Nanotechnology Now







Heifer International

Wikipedia Affiliate Button


DHgate

Home > Press > Bubbles are the new lenses for nanoscale light beams

A nanoscale light beam modulated by short electromagnetic waves, known as surface plasmon polaritons -- labelled as SPP beam -- enters the bubble lens, officially known as a reconfigurable plasmofluidic lens. The bubble controls the light waves, while the grating provides further focus.

Credit: Tony Jun Huang, Penn State
A nanoscale light beam modulated by short electromagnetic waves, known as surface plasmon polaritons -- labelled as SPP beam -- enters the bubble lens, officially known as a reconfigurable plasmofluidic lens. The bubble controls the light waves, while the grating provides further focus.

Credit: Tony Jun Huang, Penn State

Abstract:
Bending light beams to your whim sounds like a job for a wizard or an a complex array of bulky mirrors, lenses and prisms, but a few tiny liquid bubbles may be all that is necessary to open the doors for next-generation, high-speed circuits and displays, according to Penn State researchers.

Bubbles are the new lenses for nanoscale light beams

University Park, PA | Posted on August 9th, 2013

To combine the speed of optical communication with the portability of electronic circuitry, researchers use nanoplasmonics -- devices that use short electromagnetic waves to modulate light on the nanometer scale, where conventional optics do not work. However, aiming and focusing this modulated light beam at desired targets is difficult.

"There are different solid-state devices to control (light beams), to switch them or modulate them, but the tenability and reconfigurability are very limited," said Tony Jun Huang, associate professor of engineering science and mechanics. "Using a bubble has a lot of advantages."

The main advantage of a bubble lens is just how quickly and easily researchers can reconfigure the bubble's location, size, and shape -- all of which affect the direction and focus of any light beam passing through it.

Huang's team created separate simulations of the light beams and bubble lens to predict their behaviors and optimize conditions before combining the two in the laboratory. They published their findings in Nature Communications.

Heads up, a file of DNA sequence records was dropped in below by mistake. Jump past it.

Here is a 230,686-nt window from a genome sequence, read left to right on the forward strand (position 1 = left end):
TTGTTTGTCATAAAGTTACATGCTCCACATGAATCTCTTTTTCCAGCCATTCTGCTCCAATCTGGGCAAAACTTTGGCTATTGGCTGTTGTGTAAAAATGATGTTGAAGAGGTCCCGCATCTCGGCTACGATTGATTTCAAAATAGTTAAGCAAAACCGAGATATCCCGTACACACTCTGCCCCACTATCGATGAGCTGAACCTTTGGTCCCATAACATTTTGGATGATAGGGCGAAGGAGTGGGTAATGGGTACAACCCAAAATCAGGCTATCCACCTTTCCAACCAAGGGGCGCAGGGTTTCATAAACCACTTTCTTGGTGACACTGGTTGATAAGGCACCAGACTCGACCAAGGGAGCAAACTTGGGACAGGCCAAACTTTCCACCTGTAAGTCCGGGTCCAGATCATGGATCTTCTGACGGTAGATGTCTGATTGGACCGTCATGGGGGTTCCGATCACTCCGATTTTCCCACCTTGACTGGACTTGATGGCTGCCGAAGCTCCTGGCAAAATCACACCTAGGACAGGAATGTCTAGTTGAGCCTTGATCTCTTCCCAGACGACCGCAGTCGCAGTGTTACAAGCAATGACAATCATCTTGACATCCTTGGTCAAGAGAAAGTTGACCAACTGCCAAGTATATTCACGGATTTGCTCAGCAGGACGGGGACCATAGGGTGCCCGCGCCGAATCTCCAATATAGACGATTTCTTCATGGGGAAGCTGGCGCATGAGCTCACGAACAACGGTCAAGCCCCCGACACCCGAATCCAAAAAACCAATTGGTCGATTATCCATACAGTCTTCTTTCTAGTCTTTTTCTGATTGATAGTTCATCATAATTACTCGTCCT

To form the bubble lens, researchers used a low-intensity laser to heat water on a gold surface. The tiny bubble's optical behavior remains consistent as long as the laser's power and the environmental temperature stay constant.

Simply moving the laser or adjusting the laser's power can change how the bubble will deflect a light beam, either as a concentrated beam at a specific target or as a dispersed wave. Changing the liquid also affects how a light beam will refract.

The materials to form bubble lenses are inexpensive, and the bubbles themselves are easy to dissolve, replace and move.

"In addition to its unprecedented reconfigurability and tenability, our bubble lens has at least one more advantage over its solid-state counterparts: its natural smoothness," said Huang. "The smoother the lens is, the better quality of the light that pass through it."

Huang believes that the next step is to find out how the bubble's shape influences the direction of the light beam and the location of its focal point. Fine control over these light beams will enable improvements for on-chip biomedical devices and super resolution imaging.

"For all these applications, you really need to precisely control light in nanoscale, and that's where this work can be a very important component," said Huang.

Chenglong Zhao, postdoctoral fellow in engineering science and mechanics, Penn State, designed and conducted the experiment; Yongmin Liu, assistant professor of mechanical and industrial engineering, and electrical and computer engineering, Northeastern University, worked with Nicholas Fang, associate professor of mechanical engineering, MIT, to analyze the results and develop simulations; and Yanhui Zhao, graduate student in engineering science and mechanics, Penn State, fabricated the materials.

The National Institutes of Health, the National Science Foundation, and the Penn State Center for Nanoscale Science funded this study.

####

For more information, please click here

Contacts:
A'ndrea Elyse Messer

814-865-9481

Copyright © Penn State

If you have a comment, please Contact us.

Issuers of news releases, not 7th Wave, Inc. or Nanotechnology Now, are solely responsible for the accuracy of the content.

Bookmark: